Auschwitz

We’re having a couple of days in Krakow – dull, overcast and wet.  That’s what you expect in Poland in June?  They’re celebrating the 20th anniversary of the end of Communist rule today.  That makes me feel old.

Auschwitz is one of those things which one simply has to do.  Thousands of people were being well managed and we had an excellent guide.  She was well-informed and passionate about what she was showing us.  Just occasionally I wondered about the roots of her strong feelings – and what it must do to you to tell this story every day of your working life.  She showed us the house where the Commandant lived with his family – as in ‘The Boy with the Striped Pyjamas’ – and allowed herself to wonder if his children playing around their swimming pool so close could smell the camp and the crematoria.  And she told us with a certain satisfaction that he had been hanged from that gallows just there.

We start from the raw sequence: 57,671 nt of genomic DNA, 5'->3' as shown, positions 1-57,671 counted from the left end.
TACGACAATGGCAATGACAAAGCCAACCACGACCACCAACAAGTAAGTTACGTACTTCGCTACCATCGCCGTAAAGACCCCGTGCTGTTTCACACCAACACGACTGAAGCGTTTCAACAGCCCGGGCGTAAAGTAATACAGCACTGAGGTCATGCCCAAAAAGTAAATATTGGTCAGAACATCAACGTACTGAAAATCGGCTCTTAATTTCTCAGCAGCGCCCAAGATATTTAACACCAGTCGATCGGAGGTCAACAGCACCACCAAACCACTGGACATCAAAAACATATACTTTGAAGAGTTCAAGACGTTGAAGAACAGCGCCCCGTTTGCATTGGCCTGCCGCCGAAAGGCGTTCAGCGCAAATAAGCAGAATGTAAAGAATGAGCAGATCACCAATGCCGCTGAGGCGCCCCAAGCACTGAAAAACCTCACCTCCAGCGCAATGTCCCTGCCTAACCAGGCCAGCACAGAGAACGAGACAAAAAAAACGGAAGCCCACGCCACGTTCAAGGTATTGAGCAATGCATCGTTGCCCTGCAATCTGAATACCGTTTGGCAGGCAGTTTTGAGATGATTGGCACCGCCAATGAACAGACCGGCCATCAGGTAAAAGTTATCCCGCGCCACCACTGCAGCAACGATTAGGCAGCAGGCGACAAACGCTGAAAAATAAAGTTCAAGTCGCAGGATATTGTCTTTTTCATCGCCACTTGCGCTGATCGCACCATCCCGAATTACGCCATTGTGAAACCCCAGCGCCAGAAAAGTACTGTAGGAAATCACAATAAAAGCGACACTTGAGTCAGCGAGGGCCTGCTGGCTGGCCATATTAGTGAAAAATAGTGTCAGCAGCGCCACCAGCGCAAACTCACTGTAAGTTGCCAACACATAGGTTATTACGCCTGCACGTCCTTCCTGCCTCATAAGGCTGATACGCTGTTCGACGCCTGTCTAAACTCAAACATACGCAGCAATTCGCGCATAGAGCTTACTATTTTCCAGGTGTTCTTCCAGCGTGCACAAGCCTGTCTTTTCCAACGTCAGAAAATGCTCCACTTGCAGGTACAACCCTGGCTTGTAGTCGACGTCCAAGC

It’s the kind of experience which needs a bit of time to think about.  But there is a sort of dilemma in it.  One goes and looks at the unimaginable horrors of it .. look at and let it bear in upon your soul.  But it’s important to remember that these horrors tell you important things about all human nature.  So they are far away from us  and close at the same time.  Like the ‘mindless killers’ tag in Northern Ireland.  No – not mindless killers.  People like us who, in the context in which they found themselves, lost their moral rootedness.

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